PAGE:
In a line with four arcs, contact microphones are used to record and listen to this internal soundscape. Recording each gate in succession, a line of movement is mapped through a landscape, and the abstract terrain beneath the visible uncovered. Distinct from the ‘soft floating witchery of sound’ present in Coleridge’s Eolian Harp, this micro-phonic contact reveals a ‘wailful choir’, a mournful howl of space rent open. Awoken from its slumber we can hear substance singing as it disappears.
The exhibition in Sonospace allows images to be used with the sound exhibited. I wanted to emphasise the abstract qualities of the work, so rather than simply using imagery from the walk, I decided to appropriate images from other sources: images e from other places, but which seemed to correspond with the sound of the arc.
 A ‘half-round, rectangular, trapezoidal or V-shaped enclosure with a hinged gate trapped between its arms’, a kissing gate is so named because of the gentle collision of its close: ‘to kiss, to caress, to ‘touch gently’. The word ‘kiss’ is onomatopoeic in origin: ‘an imitation of the sound of the thing meant.’
I approached Supersymmetry via a car park lift illuminated in a narcotic violet glow. Cellotaped to the lift wall was a piece of A4 paper, upon which was printed ‘THIS LIFT DOES NOT SERVE THE 3rd FLOOR’. Interjected in felt tip between ‘The’ and ‘3rd’ was ‘2nd’. I got in anyway and was served with the 1st as promised, from here I took the stairs to the 3rd and final floor, where I entered the enclosed darkness of Ryoji Ikeda’s latest installation. It is ironically appropriate to enter the digital, dark matter of Ikeda’s Supersymmetry via an out of order lift and a dank walk up the concrete steps of a car park stairwell.
Supersymmmetry presents: ‘ an interpretation of quantum mechanics and quantum information theory from an aesthetic viewpoint […] drawing on [Ikeda’s] exchanges with scientist and engineers […] at the European Organization for Nuclear Research (CERN), the worlds largest particle physics laboratory’.
The installation is divided into two separate parts: experiment and experience. Entering the first ‘experiment’ I am enveloped in a visceral bloom of base, intermittently pierced by sublime, frenetic pinpricks of sound. People gather like moths around three, elevated pools of squared and flickering light. Small round particles of matter roll across the surfaces of this illumination, generating patterns of shade, which shift, disperse and congregate. The motion is hypnotic, strangely reminiscent of those oily wave machines, so popular in the 1970’s. These wave machines were the domestic equivalent of the Executive Ball Clickers, whose cradle of steel spheres once provided an aspirational pre-glitch click to the ‘modern’ office soundscape.
From the experiment I proceed through a curtained blackout, toward the noise of experience. Synchronized bursts of light and data travel at speed down a corridor of screens accompanied by an interrupted cacophony of bleeps and blips. The sound suggests organised forms of communication and analysis, as if we were listening to something being questioned, measured and sent. Physically engulfed in the sensual broken waves of digital noise, I am surprised to be suddenly awash in childhood memories of Star Trek; beamed back to the deck of Starship Enterprise, where control panels flash and everything looks like it is doing something, when of course, it isn’t. As I look around I notice that most people are filming, immersed in Supersymmetry through the raised screen of their mobile phone, a gesture reminiscent of Spock, who would survey new worlds with his handheld Tricorder. A sense of pretense begins to intervene in my experience and I am suspicious that the ‘scientific and mathematical model’ that Ikeda presents is a facade, a beautiful, sensual but ultimately empty aesthetic experience.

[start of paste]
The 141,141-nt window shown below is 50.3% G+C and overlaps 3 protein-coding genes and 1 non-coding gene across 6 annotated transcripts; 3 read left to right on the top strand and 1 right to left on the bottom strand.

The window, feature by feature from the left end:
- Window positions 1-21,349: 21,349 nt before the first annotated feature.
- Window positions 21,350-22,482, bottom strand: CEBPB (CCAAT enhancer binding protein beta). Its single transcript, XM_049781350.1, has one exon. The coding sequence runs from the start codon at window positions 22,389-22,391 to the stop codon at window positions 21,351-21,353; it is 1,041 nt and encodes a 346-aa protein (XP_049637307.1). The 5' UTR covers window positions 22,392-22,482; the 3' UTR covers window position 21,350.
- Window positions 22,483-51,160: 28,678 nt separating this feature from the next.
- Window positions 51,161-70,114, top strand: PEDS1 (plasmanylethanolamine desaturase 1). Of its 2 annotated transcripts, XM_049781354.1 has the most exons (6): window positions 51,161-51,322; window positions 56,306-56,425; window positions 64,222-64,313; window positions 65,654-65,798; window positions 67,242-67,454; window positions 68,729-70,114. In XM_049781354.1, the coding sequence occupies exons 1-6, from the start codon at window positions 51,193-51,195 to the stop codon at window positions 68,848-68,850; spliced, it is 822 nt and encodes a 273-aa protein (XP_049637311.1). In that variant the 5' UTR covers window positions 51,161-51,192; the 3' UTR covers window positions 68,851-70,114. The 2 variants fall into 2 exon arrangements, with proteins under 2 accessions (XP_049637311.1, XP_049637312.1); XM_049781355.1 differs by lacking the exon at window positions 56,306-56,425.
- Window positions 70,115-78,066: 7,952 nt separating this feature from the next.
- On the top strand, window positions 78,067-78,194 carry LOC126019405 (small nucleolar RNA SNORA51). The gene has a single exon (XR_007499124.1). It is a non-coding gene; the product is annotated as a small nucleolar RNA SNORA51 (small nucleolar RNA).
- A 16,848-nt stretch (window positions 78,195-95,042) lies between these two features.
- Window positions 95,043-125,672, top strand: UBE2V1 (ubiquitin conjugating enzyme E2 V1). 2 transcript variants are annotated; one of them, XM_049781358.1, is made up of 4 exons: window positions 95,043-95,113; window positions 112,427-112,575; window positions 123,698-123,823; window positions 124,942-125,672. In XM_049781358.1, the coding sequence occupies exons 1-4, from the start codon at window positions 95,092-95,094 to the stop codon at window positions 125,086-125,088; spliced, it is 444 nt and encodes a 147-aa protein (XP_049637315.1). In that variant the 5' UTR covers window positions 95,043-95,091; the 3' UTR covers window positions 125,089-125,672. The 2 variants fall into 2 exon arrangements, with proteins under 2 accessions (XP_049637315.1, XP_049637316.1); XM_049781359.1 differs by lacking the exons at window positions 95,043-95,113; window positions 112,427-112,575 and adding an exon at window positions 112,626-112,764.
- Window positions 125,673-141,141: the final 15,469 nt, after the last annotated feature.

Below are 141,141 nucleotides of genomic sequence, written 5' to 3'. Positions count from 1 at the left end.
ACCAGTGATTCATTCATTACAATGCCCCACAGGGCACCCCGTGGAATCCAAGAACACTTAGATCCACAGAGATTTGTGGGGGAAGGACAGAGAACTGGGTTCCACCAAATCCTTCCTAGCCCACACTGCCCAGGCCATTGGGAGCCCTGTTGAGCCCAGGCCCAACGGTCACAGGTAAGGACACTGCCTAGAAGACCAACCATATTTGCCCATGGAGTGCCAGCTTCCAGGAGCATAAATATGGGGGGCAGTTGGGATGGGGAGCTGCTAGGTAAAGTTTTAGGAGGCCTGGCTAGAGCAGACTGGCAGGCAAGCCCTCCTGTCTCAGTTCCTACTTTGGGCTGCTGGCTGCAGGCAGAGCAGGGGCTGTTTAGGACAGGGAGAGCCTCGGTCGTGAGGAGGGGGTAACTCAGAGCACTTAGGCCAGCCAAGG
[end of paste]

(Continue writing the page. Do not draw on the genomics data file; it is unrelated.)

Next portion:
In a sudden peak of brightness I look up and notice a series of wooden structures attached to the roof: they looked like upside down tables. Above these I can see damp stains of peeling paint. I realise that the structures have been designed to protect the technology of the installation from the holes in the car park roof. These uncomplicated structures offer an eloquent mathematical model for the solution to a real problem: how do we protect the fabrication of Supersymmetry from the reality of rainfall?
From the pavement outside Carroll/Fletcher I stare through a window at A film about a city (2015), part of the new Wood and Harrison exhibition An almost identical copy. The clinical austerity of Wood and Harrison‘s architectural model is touched with elements of futility as I notice hoards of miniature human forms sheltering under the canopy of a square, whilst others sit on a solitary bank of stadium seating, facing nowhere, waiting for nothing to happen. There is something desolate about this city, this idea of a city and I am reminded of the Talking Heads song The Big Country, in which David Byrne describes an aerial view of the perfect country:
I see the school and the houses where the kids are Places to park by the factories and buildings Restaurants and bars for later in the evening
Byrne concludes: I wouldn’t live there if you paid me to.
Unlike the ‘scientific and mathematical models’ of Ikeda, these models, reminiscent of train sets and Airfix kits, are intimate human spaces, they share a physical ratio with reality.
In the video installation 100 falls (2013), Harrison climbs a ladder ascending out of frame. A pause. And then a human dummy dressed as Harrison, drops to the floor. An obvious video edit and the lifeless dummy reanimates as Harrison. He stands up and proceeds to climb the ladder again. So it continues, one hundred times and then, one hundred more. As I talk to one of the Gallery administrators I am aware that behind his back, whilst we chat, Harrison continues with his pathetic ascent and fall, caught in a tragic, inevitable loop of self-harm. The sense of inevitability continues in Semi Automatic Painting Machine (2013) in which we observe various objects as they are mechanically conveyed through a process of being spray-painted. Amongst the bunting, plants and flip charts, we find John Wood, who was born with a face that looks like it has always been expecting this to happen. He is transported and sprayed white, turned, conveyed and sprayed high visibility yellow. Just as Harrison accepts the inevitability of his continual fall, so Wood is resigned to his place in the chromatic production line of the painting machine.